D.C. is not a hard place to fall in love with – the allure of the city with grandeur monuments and influential government buildings. It is a city of ambition and youth, which made me feel right at home (that, and the endless happy hours).
However, as a woman, it is unclear if D.C. fell in love with me.
I spent the summer as a legislative intern in a congressional office, which meant I got the pleasure to wear suits and heels every day. As a blond, blue-eyed, busty woman, I had to be careful with my attire in order to be taken seriously. The last thing I would want is for people to think that I was a ‘skin-tern’, the nickname for young female interns who wore too tight blouses and too short skirts. I went to intern for the House of Representatives without the intention of being objectified, which was probably wishful thinking.
Congress is undoubtedly a male dominated space. According to the Center for American Women and Politics, women only hold 19.4% of seats in the House of Representatives – and this extremely evident in the culture of life on Capitol Hill. It isn’t hard to believe; look to the 2017 presidential campaign where the democratic nominee was referred to as a ‘nasty woman’, among other things…
A critical aspect of my job was to answer the phones for my office. You’d be surprised how much a stranger decides to divulge to you about their political beliefs. Answering the phones was a true test of patience because our office policy was to not be rude to anyone who called – even if they called you the c word who had your legs spread wide open for illegal immigrants to rape you…. I wish I were kidding.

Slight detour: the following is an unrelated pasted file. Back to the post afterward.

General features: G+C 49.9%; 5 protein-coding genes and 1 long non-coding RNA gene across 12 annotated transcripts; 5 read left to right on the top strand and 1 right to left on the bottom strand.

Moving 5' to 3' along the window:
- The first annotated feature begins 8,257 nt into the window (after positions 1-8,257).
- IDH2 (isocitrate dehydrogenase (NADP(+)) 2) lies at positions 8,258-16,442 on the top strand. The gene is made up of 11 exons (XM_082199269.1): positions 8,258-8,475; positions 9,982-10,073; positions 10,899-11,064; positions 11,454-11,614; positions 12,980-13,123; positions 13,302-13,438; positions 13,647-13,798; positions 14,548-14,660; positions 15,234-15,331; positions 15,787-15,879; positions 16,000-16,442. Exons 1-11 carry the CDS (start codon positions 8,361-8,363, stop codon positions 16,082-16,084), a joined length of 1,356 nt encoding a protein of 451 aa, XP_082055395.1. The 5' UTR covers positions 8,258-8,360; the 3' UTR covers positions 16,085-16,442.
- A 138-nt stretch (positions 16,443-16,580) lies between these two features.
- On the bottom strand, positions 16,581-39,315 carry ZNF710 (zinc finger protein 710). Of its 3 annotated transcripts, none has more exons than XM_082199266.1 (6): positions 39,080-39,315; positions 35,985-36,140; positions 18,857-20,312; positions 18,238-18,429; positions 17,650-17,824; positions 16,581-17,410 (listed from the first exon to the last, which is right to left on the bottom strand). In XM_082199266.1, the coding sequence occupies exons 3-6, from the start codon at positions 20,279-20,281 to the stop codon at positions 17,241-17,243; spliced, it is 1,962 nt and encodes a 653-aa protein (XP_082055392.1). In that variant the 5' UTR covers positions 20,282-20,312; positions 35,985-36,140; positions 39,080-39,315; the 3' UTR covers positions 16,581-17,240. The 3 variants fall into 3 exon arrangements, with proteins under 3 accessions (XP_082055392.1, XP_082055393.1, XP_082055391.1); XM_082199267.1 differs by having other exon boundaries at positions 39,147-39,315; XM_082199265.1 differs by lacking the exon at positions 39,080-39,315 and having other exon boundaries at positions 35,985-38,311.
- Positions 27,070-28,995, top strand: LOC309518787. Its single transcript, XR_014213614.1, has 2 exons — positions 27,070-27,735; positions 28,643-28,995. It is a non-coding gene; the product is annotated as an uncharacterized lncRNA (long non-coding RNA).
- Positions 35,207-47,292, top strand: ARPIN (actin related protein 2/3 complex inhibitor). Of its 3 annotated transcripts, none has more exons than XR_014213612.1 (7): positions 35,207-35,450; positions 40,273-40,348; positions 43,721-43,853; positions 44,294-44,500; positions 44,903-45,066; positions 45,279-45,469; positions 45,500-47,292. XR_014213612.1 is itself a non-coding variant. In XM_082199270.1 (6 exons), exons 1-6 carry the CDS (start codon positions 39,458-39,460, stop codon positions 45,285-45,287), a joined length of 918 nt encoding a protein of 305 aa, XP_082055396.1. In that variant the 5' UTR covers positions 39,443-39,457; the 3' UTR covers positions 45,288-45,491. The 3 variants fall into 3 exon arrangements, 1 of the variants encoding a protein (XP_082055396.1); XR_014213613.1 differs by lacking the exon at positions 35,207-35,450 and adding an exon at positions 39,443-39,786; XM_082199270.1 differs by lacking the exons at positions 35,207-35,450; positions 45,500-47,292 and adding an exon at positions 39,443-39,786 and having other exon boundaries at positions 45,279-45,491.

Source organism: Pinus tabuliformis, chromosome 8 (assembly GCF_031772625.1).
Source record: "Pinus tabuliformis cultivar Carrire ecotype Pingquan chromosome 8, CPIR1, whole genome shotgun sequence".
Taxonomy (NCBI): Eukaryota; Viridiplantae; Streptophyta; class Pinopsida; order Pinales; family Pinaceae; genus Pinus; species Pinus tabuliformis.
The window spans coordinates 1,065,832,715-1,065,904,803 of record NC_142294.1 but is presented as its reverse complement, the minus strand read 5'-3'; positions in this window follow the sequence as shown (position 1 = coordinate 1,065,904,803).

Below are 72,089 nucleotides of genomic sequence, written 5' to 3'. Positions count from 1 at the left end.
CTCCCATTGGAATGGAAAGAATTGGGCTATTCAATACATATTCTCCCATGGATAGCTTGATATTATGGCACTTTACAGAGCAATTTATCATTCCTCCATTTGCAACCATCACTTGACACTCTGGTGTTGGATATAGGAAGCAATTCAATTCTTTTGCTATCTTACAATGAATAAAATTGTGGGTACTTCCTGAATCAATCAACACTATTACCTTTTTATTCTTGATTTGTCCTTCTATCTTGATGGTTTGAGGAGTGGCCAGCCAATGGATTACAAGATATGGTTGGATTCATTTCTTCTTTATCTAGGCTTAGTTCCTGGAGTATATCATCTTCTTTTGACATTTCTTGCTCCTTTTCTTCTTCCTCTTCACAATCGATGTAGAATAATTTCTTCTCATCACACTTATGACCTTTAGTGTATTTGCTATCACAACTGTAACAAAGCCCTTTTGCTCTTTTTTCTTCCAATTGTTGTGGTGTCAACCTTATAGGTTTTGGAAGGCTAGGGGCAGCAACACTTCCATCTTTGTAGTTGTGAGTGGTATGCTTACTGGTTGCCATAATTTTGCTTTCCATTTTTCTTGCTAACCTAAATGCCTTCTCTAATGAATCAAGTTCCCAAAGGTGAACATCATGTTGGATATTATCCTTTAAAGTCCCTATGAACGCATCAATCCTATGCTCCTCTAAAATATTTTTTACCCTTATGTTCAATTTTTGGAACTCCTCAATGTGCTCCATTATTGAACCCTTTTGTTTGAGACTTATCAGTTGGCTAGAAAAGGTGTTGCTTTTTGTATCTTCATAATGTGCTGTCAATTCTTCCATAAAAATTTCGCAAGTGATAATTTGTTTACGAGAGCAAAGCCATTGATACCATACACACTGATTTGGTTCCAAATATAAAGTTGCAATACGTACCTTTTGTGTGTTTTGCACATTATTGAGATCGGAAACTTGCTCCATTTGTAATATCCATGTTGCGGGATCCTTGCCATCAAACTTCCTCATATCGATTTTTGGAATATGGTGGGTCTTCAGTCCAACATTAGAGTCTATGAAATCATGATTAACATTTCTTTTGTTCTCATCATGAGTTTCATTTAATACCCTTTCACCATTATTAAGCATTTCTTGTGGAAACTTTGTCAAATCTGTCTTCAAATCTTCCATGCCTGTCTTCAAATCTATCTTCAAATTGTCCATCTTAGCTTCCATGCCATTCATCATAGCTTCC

However, I think I was most distraught by a comment made by Judith, a woman who called our office every day. Every day. She’d often go off on rants for upwards of twenty minutes on the headline political issue of the day. During one of her rants, she told me that women shouldn’t have the right to vote because they fall victim to the liberal agenda. A woman told me this. Two months after my internship, I have yet to comprehend this statement or its implications – how another female could suggest that women shouldn’t have the responsibility to vote, a basic liberty.
As a self-proclaimed feminist, I am used to fighting against ‘the man’, but it’s incredibly concerning that another woman would suggest that I shouldn’t have the right to vote at all. It turned out that D.C. is a world where I must constantly assert that I am qualified and competent. It can be exhausting. And after that phone call, I felt even more deflated.
As much as I loved my experience on the hill and wish to find a job there after graduation, it was extremely disheartening to experience that the nation’s capital is plagued with sexism. As someone who wants a career in policy, my ambitions seem to surpass societal expectations (for someone who looks like I do). If this is what it means to be a woman in a suit, things need to change.
– Helen McCarthy
Photographer: Marissa Michaels
Models: Alina Ahmad, Rose Farah, Dima Fayyad, Natalia Mesa, Jordan Peasant
Sr. Stylists: Meredith Parenti (Editor), Stephanie Asdell, Rachel Eastwood, Lucy Wooldridge
Jr. Stylists: Rachel Barra, Rachel Borczuk, Gillian Card, Raz Inayat-Khan, Julia Paz, Sydney Wilkerson, Joyce Yoo